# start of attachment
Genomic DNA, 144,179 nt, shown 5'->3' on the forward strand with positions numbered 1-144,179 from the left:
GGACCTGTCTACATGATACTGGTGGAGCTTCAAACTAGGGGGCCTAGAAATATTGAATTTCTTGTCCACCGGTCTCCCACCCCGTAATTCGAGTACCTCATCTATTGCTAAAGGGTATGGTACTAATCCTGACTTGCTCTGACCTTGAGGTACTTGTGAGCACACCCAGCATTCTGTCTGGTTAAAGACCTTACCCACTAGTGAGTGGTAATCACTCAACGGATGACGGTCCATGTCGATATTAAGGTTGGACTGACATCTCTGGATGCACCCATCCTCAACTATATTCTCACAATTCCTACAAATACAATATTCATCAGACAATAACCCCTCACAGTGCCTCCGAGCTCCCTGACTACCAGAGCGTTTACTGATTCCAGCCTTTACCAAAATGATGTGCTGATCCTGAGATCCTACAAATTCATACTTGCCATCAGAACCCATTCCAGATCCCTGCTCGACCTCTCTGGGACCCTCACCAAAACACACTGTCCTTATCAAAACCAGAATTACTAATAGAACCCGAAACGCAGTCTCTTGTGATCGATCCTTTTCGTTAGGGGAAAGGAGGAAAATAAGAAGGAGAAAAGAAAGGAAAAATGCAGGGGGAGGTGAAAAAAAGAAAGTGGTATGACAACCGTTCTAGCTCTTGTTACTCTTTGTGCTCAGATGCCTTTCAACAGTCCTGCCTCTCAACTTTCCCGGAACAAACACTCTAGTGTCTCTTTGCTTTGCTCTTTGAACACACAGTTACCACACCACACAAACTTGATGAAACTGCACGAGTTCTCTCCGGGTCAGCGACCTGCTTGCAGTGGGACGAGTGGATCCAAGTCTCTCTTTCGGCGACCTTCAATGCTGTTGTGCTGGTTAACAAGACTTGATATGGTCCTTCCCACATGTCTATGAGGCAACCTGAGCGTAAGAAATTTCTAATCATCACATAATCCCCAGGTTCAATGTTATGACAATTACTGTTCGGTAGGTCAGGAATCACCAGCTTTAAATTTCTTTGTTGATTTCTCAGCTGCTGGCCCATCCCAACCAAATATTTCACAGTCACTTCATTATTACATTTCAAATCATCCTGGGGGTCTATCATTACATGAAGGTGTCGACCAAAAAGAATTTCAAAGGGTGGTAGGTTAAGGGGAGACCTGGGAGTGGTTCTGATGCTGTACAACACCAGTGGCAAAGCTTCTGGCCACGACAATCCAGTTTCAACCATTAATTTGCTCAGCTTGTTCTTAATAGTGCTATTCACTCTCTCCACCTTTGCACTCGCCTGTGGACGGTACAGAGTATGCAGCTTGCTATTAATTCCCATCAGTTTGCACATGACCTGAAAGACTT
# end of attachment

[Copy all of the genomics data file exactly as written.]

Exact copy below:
Genomic DNA, 144,179 nt, shown 5'->3' on the forward strand with positions numbered 1-144,179 from the left:
GGACCTGTCTACATGATACTGGTGGAGCTTCAAACTAGGGGGCCTAGAAATATTGAATTTCTTGTCCACCGGTCTCCCACCCCGTAATTCGAGTACCTCATCTATTGCTAAAGGGTATGGTACTAATCCTGACTTGCTCTGACCTTGAGGTACTTGTGAGCACACCCAGCATTCTGTCTGGTTAAAGACCTTACCCACTAGTGAGTGGTAATCACTCAACGGATGACGGTCCATGTCGATATTAAGGTTGGACTGACATCTCTGGATGCACCCATCCTCAACTATATTCTCACAATTCCTACAAATACAATATTCATCAGACAATAACCCCTCACAGTGCCTCCGAGCTCCCTGACTACCAGAGCGTTTACTGATTCCAGCCTTTACCAAAATGATGTGCTGATCCTGAGATCCTACAAATTCATACTTGCCATCAGAACCCATTCCAGATCCCTGCTCGACCTCTCTGGGACCCTCACCAAAACACACTGTCCTTATCAAAACCAGAATTACTAATAGAACCCGAAACGCAGTCTCTTGTGATCGATCCTTTTCGTTAGGGGAAAGGAGGAAAATAAGAAGGAGAAAAGAAAGGAAAAATGCAGGGGGAGGTGAAAAAAAGAAAGTGGTATGACAACCGTTCTAGCTCTTGTTACTCTTTGTGCTCAGATGCCTTTCAACAGTCCTGCCTCTCAACTTTCCCGGAACAAACACTCTAGTGTCTCTTTGCTTTGCTCTTTGAACACACAGTTACCACACCACACAAACTTGATGAAACTGCACGAGTTCTCTCCGGGTCAGCGACCTGCTTGCAGTGGGACGAGTGGATCCAAGTCTCTCTTTCGGCGACCTTCAATGCTGTTGTGCTGGTTAACAAGACTTGATATGGTCCTTCCCACATGTCTATGAGGCAACCTGAGCGTAAGAAATTTCTAATCATCACATAATCCCCAGGTTCAATGTTATGACAATTACTGTTCGGTAGGTCAGGAATCACCAGCTTTAAATTTCTTTGTTGATTTCTCAGCTGCTGGCCCATCCCAACCAAATATTTCACAGTCACTTCATTATTACATTTCAAATCATCCTGGGGGTCTATCATTACATGAAGGTGTCGACCAAAAAGAATTTCAAAGGGTGGTAGGTTAAGGGGAGACCTGGGAGTGGTTCTGATGCTGTACAACACCAGTGGCAAAGCTTCTGGCCACGACAATCCAGTTTCAACCATTAATTTGCTCAGCTTGTTCTTAATAGTGCTATTCACTCTCTCCACCTTTGCACTCGCCTGTGGACGGTACAGAGTATGCAGCTTGCTATTAATTCCCATCAGTTTGCACATGACCTGAAAGACTT